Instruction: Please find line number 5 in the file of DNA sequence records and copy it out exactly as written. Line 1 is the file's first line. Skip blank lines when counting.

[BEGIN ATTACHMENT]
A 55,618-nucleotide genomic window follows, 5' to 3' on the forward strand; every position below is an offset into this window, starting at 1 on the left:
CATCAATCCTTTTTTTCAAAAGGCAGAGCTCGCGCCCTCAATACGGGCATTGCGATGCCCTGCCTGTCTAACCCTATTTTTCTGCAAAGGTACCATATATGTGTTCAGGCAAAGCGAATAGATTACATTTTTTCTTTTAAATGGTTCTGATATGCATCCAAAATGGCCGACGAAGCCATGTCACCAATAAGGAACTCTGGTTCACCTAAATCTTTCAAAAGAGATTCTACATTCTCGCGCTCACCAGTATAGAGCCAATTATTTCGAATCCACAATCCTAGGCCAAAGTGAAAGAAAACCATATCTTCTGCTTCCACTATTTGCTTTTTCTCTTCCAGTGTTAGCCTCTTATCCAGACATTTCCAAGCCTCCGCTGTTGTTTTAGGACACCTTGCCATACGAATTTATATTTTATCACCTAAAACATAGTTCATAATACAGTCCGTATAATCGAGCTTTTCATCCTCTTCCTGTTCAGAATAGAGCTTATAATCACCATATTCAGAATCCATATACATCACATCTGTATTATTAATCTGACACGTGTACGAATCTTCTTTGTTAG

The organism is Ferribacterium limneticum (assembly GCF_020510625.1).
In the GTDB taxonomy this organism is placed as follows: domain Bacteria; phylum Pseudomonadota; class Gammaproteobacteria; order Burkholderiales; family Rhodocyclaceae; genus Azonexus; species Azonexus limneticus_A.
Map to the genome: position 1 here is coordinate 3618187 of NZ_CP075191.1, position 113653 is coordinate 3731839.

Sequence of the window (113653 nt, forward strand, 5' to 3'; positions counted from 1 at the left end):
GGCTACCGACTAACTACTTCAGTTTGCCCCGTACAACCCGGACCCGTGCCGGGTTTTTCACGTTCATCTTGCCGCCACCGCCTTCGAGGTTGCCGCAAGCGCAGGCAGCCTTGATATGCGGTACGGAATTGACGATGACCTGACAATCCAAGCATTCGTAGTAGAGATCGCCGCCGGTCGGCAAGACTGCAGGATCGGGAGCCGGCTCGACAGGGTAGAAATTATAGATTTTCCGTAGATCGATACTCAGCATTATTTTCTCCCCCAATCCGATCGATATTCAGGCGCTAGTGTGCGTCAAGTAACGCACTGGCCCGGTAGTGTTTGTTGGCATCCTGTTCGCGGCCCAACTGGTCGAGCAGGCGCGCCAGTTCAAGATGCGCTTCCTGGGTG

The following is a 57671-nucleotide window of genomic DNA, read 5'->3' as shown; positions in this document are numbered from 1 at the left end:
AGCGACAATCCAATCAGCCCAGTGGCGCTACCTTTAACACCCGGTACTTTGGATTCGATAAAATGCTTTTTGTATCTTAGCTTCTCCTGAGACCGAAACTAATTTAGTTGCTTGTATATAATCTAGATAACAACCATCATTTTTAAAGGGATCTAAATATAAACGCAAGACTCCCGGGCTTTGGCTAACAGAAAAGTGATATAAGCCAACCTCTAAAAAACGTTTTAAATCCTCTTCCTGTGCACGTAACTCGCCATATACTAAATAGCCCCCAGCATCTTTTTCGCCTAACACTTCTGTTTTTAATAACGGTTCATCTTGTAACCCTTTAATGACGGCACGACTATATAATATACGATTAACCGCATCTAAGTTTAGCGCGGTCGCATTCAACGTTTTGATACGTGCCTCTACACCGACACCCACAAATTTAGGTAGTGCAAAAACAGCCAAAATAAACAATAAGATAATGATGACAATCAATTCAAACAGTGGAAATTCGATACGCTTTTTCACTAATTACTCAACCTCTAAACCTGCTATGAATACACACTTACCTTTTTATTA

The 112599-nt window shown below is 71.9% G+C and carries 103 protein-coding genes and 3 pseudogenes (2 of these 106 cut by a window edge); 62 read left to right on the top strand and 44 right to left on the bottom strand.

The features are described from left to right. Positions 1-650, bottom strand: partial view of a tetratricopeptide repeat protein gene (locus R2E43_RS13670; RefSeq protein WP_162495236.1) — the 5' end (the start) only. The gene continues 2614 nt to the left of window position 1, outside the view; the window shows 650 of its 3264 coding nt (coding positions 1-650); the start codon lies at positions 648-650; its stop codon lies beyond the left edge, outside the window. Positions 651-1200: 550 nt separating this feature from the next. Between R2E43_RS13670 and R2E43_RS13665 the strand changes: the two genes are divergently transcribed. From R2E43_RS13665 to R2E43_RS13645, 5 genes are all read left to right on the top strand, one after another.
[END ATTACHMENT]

Map to the genome: position 1 here is coordinate 3618187 of NZ_CP075191.1, position 113653 is coordinate 3731839.